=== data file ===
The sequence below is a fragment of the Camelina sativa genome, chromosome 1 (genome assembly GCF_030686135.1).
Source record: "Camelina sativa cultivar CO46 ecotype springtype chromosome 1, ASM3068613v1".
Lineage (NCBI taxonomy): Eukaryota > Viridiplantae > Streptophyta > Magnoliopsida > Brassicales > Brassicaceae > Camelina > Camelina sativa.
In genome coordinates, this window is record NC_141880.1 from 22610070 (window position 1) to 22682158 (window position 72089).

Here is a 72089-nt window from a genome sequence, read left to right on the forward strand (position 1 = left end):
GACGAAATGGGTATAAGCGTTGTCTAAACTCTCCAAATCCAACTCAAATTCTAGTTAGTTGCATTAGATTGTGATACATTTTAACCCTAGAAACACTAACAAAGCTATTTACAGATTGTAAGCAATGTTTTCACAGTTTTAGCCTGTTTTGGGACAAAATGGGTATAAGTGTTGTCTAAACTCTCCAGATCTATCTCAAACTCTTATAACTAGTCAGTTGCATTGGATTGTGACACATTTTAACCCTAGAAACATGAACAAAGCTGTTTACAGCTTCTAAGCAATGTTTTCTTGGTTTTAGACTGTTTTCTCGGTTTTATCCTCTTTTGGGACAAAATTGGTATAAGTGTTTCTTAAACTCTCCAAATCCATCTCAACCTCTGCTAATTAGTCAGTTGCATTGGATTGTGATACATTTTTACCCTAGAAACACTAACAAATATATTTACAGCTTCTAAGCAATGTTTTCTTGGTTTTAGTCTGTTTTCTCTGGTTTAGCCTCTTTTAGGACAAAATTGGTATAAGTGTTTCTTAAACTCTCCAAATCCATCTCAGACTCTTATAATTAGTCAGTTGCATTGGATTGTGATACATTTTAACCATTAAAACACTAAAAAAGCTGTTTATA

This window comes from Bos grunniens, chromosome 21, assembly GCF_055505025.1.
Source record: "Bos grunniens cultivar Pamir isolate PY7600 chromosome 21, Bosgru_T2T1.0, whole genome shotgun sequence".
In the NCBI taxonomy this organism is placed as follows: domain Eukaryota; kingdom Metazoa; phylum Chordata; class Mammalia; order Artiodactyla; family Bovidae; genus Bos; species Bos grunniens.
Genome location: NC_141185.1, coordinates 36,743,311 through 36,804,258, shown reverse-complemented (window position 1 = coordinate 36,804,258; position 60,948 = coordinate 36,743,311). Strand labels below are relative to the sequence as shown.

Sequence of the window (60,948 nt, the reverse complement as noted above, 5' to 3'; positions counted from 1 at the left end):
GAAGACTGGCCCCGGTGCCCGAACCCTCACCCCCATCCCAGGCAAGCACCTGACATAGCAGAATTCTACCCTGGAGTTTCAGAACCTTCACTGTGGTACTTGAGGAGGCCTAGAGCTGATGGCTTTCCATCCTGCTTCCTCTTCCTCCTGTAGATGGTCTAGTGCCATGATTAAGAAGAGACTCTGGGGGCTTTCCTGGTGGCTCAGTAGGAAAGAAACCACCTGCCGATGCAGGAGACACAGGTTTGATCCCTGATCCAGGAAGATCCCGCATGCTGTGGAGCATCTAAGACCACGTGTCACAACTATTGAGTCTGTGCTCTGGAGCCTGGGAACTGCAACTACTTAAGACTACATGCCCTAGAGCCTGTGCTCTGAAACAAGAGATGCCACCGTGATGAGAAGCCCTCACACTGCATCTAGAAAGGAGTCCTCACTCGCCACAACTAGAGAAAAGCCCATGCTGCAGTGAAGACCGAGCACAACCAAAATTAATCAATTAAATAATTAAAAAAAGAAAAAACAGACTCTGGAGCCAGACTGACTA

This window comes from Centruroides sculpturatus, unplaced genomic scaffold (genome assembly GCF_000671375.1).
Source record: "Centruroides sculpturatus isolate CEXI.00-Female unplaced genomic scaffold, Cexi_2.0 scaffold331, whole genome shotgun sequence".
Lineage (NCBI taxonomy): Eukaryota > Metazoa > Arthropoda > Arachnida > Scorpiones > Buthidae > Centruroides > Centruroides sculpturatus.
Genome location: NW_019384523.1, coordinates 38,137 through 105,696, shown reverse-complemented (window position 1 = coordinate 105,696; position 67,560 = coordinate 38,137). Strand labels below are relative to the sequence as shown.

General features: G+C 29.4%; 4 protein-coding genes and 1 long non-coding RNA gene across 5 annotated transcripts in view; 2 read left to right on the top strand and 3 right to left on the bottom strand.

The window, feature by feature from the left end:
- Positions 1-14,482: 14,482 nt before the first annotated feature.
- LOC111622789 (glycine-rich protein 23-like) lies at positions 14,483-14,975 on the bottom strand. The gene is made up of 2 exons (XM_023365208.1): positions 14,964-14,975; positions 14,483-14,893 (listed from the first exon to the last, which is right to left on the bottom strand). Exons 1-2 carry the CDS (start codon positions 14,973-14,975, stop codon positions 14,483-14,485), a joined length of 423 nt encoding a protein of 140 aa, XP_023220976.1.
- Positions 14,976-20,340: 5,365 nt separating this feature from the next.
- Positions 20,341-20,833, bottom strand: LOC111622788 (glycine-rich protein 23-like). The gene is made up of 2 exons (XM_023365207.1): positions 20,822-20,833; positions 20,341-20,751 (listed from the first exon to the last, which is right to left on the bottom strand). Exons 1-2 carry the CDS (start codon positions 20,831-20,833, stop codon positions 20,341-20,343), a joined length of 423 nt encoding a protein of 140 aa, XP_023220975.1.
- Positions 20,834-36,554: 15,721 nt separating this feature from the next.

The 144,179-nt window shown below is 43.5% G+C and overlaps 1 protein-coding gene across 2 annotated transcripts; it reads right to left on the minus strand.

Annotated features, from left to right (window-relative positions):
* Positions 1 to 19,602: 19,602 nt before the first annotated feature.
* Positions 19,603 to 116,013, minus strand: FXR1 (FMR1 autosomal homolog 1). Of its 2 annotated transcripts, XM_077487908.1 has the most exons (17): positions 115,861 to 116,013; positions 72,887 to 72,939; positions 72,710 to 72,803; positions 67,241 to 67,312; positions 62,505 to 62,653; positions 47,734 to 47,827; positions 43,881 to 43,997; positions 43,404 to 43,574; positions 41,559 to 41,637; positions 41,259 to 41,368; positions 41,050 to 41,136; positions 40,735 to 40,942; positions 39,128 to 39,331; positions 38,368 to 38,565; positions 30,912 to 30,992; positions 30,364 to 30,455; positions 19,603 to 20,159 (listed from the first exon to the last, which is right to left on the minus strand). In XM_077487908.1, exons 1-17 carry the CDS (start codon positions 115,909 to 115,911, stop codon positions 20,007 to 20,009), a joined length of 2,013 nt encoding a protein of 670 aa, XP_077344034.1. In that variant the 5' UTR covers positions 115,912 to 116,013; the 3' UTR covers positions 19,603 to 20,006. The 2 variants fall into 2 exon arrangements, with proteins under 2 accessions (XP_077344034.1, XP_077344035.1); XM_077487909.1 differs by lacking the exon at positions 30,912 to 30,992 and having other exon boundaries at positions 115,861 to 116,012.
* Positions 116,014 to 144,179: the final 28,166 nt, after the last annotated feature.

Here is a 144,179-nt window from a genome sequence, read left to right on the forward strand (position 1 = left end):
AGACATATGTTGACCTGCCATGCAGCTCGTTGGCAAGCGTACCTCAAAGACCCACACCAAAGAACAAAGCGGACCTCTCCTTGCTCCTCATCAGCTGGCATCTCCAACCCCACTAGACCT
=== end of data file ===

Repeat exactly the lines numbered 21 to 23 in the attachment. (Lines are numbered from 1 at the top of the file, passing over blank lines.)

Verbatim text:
- Positions 14,976-20,340: 5,365 nt separating this feature from the next.
- Positions 20,341-20,833, bottom strand: LOC111622788 (glycine-rich protein 23-like). The gene is made up of 2 exons (XM_023365207.1): positions 20,822-20,833; positions 20,341-20,751 (listed from the first exon to the last, which is right to left on the bottom strand). Exons 1-2 carry the CDS (start codon positions 20,831-20,833, stop codon positions 20,341-20,343), a joined length of 423 nt encoding a protein of 140 aa, XP_023220975.1.
- Positions 20,834-36,554: 15,721 nt separating this feature from the next.